Document Type

Honors

Department

Communications

Abstract

Capturing the public's attention with messages of climate change is immediately important in the face of the threat of global warming. As science communicators and climate scientists struggle to effectively communicate the risks of climate change to the general public, a cross-disciplinary understanding of exemplary communication events is essential to furthering the field of climate change communication. By applying theories of rhetorical criticism to the arguments in the viral, and controversial, New York Magazine cover piece "The Uninhabitable Earth" by David Wallace-Wells, this study evaluated the dominant frames, appeals and persuasive narratives utilized in the article. The analysis drew conclusion to the research question: is "The Uninhabitable Earth" a persuasive apocalyptic climate change narrative? The rhetorical evaluation of this prominent article added another dimension of understanding of climate rhetoric in the emerging field of science communication. The apocalyptic narrative, metaphor and appeals of the article were effective, and have been used in similar climate change communication to the same end.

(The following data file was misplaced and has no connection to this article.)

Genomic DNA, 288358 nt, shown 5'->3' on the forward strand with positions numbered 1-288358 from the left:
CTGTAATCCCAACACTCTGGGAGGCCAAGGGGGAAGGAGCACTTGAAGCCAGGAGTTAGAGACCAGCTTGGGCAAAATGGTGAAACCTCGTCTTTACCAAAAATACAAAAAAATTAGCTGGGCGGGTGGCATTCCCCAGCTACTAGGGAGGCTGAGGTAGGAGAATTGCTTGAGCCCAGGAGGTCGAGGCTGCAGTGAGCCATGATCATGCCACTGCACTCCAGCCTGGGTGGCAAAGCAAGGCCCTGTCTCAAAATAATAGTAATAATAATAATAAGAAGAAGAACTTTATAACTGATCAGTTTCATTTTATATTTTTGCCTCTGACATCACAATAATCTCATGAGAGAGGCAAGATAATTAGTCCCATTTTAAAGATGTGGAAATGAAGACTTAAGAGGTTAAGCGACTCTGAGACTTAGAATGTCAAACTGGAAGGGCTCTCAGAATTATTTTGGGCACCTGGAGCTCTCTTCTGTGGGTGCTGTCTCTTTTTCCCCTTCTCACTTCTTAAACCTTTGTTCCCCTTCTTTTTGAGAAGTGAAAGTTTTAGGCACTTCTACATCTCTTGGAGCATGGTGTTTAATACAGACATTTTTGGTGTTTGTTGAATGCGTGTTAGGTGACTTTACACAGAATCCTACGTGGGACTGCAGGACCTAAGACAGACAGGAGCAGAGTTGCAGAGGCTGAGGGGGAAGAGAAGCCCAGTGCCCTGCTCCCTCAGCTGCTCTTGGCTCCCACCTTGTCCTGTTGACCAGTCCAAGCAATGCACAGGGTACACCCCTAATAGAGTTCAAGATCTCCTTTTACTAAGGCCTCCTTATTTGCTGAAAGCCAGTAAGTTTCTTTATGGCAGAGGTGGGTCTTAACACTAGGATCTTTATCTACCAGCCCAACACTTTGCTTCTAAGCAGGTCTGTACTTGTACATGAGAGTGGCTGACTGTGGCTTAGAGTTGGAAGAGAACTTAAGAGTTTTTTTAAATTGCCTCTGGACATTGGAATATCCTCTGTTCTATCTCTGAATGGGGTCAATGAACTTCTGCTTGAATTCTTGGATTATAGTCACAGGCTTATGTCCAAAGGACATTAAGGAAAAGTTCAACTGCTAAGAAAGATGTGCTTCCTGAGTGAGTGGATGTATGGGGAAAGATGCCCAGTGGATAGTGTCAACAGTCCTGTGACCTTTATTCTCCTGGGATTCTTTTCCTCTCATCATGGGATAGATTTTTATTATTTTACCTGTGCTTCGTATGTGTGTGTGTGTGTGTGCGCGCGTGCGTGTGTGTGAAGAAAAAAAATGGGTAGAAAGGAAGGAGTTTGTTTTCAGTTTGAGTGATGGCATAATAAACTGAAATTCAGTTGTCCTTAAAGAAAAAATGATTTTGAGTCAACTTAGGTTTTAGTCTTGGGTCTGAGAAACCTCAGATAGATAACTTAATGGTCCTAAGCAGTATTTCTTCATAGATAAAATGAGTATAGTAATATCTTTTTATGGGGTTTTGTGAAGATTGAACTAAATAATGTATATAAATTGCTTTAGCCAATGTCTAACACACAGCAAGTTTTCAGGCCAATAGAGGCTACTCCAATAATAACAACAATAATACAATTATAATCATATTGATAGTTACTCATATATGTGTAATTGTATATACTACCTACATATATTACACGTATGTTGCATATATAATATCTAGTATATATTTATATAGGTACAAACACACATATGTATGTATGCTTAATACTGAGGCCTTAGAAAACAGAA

Creative Commons License

Creative Commons Attribution-Noncommercial-No Derivative Works 4.0 License
This work is licensed under a Creative Commons Attribution-Noncommercial-No Derivative Works 4.0 License.

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